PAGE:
The country’s bankers are to soon break away from the Leasing Association of Sri Lanka (LASL)— the representative body comprising of leasing professionals from the leasing & finance firms and banks— to form a separate representative body comprising of only banks engaged in the leasing business, Mirror Business learns. According to sources close to the development, LASL, which is largely represented by leasing and finance companies, has reportedly been acting inimical to the banks and allegedly have had close door meetings with the policy makers to further their own agenda at the expense of the banks engaged in the business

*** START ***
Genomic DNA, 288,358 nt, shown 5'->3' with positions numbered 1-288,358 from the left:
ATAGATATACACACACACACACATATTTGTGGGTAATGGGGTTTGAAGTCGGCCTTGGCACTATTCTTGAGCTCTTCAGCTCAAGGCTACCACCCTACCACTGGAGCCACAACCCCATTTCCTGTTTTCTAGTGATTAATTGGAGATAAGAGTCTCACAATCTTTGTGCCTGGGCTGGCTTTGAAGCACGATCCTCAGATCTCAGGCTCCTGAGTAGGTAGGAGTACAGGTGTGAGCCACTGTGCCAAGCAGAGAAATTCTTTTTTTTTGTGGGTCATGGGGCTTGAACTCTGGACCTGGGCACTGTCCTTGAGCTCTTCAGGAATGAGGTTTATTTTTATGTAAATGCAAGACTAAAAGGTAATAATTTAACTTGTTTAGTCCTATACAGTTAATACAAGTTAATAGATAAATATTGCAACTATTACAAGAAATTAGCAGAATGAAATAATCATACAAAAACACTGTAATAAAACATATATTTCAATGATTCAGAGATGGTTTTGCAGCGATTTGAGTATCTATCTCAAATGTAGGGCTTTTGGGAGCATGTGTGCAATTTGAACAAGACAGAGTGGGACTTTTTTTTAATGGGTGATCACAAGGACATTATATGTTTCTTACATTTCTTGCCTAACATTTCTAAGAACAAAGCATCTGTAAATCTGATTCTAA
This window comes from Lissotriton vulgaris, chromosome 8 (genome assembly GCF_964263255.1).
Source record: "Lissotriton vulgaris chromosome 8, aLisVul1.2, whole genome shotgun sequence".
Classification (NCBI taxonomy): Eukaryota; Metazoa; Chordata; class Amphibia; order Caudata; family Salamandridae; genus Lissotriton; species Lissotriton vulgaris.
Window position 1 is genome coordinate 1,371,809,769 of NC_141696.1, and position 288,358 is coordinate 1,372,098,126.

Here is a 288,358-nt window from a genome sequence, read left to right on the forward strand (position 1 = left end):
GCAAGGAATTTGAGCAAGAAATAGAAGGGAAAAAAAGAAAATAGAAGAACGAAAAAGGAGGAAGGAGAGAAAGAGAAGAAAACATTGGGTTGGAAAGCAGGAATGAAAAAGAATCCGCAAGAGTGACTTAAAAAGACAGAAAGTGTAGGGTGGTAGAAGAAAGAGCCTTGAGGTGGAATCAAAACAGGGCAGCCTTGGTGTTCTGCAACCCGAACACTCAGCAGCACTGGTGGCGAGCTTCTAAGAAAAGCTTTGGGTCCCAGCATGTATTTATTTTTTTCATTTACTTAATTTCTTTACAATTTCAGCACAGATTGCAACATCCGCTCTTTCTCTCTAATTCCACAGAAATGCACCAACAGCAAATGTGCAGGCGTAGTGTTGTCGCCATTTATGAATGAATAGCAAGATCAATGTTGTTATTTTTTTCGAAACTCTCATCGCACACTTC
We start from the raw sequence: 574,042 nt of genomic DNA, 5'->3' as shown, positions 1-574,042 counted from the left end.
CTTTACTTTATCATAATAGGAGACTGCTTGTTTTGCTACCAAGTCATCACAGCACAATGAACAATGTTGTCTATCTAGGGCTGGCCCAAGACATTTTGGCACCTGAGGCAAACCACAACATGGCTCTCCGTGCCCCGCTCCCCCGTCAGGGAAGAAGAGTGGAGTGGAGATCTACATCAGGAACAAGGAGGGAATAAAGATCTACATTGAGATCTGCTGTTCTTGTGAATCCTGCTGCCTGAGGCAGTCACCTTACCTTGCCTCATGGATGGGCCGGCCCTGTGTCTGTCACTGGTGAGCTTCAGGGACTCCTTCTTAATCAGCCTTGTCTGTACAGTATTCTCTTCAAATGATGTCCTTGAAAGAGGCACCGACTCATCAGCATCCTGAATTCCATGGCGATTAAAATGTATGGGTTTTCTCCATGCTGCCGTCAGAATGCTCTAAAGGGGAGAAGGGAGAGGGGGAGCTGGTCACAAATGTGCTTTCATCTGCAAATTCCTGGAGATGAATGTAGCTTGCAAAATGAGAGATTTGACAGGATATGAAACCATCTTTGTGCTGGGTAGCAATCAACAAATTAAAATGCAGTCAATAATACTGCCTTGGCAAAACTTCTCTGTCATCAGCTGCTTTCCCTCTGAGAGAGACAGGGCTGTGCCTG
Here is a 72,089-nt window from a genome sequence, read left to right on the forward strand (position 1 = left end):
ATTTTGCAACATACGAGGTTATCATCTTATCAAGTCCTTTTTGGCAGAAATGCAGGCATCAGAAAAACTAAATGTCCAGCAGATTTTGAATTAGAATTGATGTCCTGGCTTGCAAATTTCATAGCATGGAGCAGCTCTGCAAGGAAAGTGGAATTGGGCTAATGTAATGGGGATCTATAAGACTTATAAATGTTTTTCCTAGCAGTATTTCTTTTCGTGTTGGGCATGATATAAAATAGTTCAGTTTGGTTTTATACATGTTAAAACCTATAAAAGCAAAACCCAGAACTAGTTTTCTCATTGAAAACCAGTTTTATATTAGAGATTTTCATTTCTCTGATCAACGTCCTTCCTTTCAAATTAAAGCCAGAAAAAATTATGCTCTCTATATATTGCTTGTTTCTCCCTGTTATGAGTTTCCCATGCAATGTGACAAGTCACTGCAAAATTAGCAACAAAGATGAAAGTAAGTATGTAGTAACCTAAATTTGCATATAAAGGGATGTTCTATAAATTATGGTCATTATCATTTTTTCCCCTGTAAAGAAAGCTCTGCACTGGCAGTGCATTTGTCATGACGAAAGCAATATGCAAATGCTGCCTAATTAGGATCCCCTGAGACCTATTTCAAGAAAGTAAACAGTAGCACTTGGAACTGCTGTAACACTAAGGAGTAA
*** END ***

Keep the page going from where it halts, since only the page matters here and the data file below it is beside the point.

Out of the nine directors in the LASL executive board, only two represent the banking sector. It had been in the grapevine that the budget 2016 proposal barring the banks from engaging in leasing business was a result of the majority representing the leasing and finance sector intimating the policy makers to that effect. The new Association representing only the bankers engaged in leasing business will be formed as early as in early July, according to sources. While the original proposal to ban the banks from engaging in leasing business was due in June, it was among many other budget proposals, which were not enacted due to strong lobbying by the industry and interest groups. However, Finance Minister Ravi Karunanayake in May was on record saying that the government was planning set upper limits between Rs.5 million and Rs.7.5 million on banks engaged in leasing business. It is believed a final decision in this regard is to be announced by the Finance Ministry as early as this week, following a meeting with the banking sector representatives. A source said the bankers however are ready to take up the cudgels against any decision by the policy makers which could create a favourable environment for one party at the expense of the banks. According to Central Bank data, Sri Lanka’s non-bank financial institutions (NBFIs) accounted for the lion’s share of 68.8 percent of total leasing assets by end 2015, while the balance is held by the banks. During the year, NBFIs saw its leasing assets growing 23.9 percent or Rs.95 billion to Rs.492 billion, slower than the 50.7 percent growth in banks due to the latter’s low base. The top 10 NBFIs have a market share of 70 percent of NBFI leasing assets and 48 percent of industry assets while the top 3 NBFIs’ leasing assets are bigger than the largest bank’s leasing assets. Limiting the choice, which ultimately lead to higher prices for the consumer and absence of consumer welfare, is acting diametrically as opposed to the vision of creating a social market economy by the Premier Ranil Wickremesinghe.